You can work the crowd and use any word you want to, but let it flow like a normal human being. The mic isn’t a magic wand that takes your flurry of f-bombs and turns them into something daring or groundbreaking. [Editor's Note: "Unless you're the reincarnation of Lenny Bruce. Then work blue all you want."] As I was sober that night, perhaps I wasn’t the target audience. But I’m a civilized human being who enjoys good, clean fun. Treat me like one.
Back to business, though … here are your reviews, presented in full without the Parental Advisory sticker.
OneRepublic – Native
Despite being a mainstream pop band, One Republic remains vastly underrated despite the fact that lyrically gifted frontman Ryan Tedder has had his hand in the creation of so many gold-plated pop hits — everything from Beyonce to Backstreet Boys and Adele — it’s astounding. And within the confines of the soulfully beat-driven OneRepublic, we have a band who actually plays and writes their own music in such a way that listening seems guiltless no matter your musical preference.
Native, the band’s third album, is their most complete and definitive to date. Today’s pop music industry is saturated with the same equipment and same writers recording for the same dozens of artists, so it’s truly a spectacle to come out of it as “original.”
The first single, “Feel Again,” is infectious while retaining that “Good Life” vibe (Another track, “Burning Bridges,” though a mellower song, has the exact same beat as “Good Life”). There’s a Jason Mraz-like feel on Native, buzzing with about positive vibes (“Preacher”, “Something I Need”) and the affirmation anthem, “I Lived.” I want to post so many amazing one-liners, but the delivery wouldn’t do them justice. Let’s just make it clear; Their songs are more vibrant than ever, turning OneRepublic from an occasional hit into a feel-good band whose albums play like a greatest hits record from start to finish.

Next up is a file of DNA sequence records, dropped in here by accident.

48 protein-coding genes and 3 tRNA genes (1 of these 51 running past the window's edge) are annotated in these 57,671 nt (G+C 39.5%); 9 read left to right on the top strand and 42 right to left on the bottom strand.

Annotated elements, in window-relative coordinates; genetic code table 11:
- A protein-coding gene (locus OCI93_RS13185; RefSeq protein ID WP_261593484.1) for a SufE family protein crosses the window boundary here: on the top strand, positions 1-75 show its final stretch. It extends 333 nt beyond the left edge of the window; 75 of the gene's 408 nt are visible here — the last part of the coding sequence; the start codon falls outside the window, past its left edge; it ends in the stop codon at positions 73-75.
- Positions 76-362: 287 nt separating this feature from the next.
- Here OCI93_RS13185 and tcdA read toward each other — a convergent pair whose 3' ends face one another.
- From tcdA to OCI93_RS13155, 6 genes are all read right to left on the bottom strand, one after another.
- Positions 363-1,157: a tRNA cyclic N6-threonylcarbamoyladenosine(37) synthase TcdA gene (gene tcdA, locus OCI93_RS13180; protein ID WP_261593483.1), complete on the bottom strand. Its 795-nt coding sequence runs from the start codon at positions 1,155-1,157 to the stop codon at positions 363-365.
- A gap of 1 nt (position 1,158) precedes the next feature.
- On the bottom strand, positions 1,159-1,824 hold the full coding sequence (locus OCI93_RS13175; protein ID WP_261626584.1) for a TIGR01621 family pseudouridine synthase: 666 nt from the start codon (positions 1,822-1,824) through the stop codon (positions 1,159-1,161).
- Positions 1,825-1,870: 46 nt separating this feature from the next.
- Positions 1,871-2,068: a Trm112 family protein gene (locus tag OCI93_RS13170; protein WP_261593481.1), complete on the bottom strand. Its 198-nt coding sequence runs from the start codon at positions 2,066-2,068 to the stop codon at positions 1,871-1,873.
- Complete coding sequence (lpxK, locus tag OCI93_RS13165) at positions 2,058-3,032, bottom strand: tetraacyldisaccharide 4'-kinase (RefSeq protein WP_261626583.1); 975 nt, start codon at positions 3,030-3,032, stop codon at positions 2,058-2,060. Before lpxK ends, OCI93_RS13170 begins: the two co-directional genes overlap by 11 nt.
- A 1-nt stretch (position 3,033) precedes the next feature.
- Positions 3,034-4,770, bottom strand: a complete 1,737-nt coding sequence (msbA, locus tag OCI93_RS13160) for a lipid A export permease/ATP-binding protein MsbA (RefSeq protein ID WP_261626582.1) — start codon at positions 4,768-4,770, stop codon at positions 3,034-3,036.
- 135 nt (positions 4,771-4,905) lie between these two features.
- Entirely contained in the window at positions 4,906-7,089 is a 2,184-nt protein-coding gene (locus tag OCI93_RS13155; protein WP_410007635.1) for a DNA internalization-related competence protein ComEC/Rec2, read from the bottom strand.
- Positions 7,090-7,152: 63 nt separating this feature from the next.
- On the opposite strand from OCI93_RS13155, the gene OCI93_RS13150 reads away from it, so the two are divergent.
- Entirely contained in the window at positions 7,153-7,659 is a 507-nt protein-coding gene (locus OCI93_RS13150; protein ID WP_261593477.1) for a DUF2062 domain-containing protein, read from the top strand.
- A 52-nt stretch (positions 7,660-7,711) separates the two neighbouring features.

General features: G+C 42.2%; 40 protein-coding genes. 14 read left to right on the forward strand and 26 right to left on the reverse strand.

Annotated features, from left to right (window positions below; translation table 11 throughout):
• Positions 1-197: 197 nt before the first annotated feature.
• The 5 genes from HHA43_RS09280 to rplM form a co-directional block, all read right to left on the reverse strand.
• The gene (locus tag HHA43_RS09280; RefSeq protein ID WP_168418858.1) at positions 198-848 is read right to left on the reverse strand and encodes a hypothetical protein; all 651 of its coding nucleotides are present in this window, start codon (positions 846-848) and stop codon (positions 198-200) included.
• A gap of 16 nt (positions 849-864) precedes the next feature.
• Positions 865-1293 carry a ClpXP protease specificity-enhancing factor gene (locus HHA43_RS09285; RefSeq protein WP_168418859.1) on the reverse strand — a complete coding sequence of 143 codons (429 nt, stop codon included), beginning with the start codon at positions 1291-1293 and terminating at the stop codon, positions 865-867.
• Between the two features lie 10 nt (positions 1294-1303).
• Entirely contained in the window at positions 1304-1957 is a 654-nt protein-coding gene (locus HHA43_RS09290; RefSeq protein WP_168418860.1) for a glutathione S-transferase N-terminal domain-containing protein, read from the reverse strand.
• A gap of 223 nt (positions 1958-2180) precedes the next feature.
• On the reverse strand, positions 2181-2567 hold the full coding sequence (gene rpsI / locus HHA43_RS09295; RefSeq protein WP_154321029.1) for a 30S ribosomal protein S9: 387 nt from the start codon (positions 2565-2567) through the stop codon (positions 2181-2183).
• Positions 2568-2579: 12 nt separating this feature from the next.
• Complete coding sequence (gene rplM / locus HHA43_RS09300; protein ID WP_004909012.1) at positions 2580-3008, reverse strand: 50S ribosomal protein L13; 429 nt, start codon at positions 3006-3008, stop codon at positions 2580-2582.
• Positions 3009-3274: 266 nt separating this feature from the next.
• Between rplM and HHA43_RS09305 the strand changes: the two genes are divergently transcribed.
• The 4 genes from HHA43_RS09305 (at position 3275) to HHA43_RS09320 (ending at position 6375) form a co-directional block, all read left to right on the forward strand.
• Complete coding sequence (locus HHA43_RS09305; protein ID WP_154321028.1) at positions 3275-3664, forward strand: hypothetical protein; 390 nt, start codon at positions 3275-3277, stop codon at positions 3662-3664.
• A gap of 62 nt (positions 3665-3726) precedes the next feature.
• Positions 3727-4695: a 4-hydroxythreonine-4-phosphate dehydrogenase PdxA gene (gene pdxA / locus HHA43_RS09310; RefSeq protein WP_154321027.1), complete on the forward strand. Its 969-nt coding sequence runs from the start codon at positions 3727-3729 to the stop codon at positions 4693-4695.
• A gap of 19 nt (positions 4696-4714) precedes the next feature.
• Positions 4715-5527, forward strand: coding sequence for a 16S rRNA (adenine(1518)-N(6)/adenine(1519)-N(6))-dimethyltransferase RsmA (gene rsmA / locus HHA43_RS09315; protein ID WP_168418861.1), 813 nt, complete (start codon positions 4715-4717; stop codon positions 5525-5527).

You can’t go wrong there.
The Strokes – Comedown Machine
Angles came out in 2011 and I still wasn’t ready for a new Strokes album. But it worked out because halfway through Comedown Machine, I had forgotten to whom I was listening. If you are a Strokes fan, you may still be trying to decipher what this is exactly. It’s not necessarily a “fun” album, which is kind of how this band has thrived over the years. It’s more outlandish and definitely experimental. A little too much of Julian Casablancas’ solo influence, maybe?